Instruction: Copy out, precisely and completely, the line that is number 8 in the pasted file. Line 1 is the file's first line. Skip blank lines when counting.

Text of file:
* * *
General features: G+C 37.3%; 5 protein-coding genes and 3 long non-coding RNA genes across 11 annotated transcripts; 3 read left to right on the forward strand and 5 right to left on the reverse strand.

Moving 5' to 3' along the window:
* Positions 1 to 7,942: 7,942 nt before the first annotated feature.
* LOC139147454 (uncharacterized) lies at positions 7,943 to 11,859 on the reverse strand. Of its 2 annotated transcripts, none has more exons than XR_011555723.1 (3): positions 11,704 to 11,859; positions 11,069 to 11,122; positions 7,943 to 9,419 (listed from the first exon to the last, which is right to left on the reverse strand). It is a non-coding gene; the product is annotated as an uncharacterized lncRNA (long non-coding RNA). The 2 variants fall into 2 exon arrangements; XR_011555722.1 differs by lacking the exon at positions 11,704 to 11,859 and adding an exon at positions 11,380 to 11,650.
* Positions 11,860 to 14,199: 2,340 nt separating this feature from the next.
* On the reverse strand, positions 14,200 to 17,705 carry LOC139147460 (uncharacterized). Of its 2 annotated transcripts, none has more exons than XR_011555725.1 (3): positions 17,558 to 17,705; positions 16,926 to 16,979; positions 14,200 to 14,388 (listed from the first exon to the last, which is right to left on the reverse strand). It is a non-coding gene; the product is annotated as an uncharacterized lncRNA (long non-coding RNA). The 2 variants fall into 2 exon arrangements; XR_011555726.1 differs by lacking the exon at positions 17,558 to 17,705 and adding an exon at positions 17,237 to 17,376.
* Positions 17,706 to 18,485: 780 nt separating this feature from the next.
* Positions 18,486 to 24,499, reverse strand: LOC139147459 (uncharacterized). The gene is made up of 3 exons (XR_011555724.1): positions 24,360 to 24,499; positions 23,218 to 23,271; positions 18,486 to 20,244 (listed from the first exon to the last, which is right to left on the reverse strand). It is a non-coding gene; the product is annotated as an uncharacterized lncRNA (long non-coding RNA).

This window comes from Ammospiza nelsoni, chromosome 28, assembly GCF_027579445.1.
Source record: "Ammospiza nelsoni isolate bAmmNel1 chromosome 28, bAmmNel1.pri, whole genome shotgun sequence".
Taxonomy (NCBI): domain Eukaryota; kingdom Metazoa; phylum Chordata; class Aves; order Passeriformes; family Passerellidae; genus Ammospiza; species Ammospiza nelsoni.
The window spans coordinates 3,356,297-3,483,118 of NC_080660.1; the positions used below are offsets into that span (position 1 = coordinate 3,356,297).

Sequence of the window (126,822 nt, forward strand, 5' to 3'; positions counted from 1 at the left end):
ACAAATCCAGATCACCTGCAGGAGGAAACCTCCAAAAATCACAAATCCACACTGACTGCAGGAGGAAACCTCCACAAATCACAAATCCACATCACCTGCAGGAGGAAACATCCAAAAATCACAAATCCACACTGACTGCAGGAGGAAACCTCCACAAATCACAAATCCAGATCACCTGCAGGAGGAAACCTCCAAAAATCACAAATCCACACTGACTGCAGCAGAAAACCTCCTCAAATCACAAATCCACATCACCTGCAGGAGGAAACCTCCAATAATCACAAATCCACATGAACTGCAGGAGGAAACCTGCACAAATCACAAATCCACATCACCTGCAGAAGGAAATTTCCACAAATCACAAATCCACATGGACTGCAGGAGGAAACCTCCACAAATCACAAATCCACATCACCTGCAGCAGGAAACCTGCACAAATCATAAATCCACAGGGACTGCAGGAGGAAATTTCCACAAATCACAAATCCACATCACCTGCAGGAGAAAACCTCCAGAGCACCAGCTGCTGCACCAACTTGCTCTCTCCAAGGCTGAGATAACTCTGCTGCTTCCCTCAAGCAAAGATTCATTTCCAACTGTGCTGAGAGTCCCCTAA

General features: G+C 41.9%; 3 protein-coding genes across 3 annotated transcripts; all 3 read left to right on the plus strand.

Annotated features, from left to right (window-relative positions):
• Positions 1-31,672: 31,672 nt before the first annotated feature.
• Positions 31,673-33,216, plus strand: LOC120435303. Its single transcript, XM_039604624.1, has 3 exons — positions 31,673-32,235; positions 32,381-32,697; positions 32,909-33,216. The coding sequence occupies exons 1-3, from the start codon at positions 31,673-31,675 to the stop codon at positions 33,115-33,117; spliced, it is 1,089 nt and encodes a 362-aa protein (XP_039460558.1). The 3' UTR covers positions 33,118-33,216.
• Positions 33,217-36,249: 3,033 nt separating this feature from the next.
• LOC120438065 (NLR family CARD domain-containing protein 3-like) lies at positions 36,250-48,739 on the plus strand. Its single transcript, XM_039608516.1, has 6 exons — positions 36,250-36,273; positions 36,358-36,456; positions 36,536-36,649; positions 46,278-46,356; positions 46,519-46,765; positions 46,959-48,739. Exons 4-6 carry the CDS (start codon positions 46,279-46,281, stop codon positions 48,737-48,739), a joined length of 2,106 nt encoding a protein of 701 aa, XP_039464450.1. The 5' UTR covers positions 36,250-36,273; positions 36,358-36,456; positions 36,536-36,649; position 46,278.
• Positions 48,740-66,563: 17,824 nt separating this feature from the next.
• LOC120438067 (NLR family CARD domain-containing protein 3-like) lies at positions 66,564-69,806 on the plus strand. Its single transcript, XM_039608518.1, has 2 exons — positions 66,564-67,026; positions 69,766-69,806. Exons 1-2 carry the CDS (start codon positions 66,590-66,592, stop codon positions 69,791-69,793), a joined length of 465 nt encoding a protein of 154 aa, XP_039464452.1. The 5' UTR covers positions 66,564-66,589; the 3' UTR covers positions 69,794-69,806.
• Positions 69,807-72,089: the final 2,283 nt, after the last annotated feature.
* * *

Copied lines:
* Positions 18,486 to 24,499, reverse strand: LOC139147459 (uncharacterized). The gene is made up of 3 exons (XR_011555724.1): positions 24,360 to 24,499; positions 23,218 to 23,271; positions 18,486 to 20,244 (listed from the first exon to the last, which is right to left on the reverse strand). It is a non-coding gene; the product is annotated as an uncharacterized lncRNA (long non-coding RNA).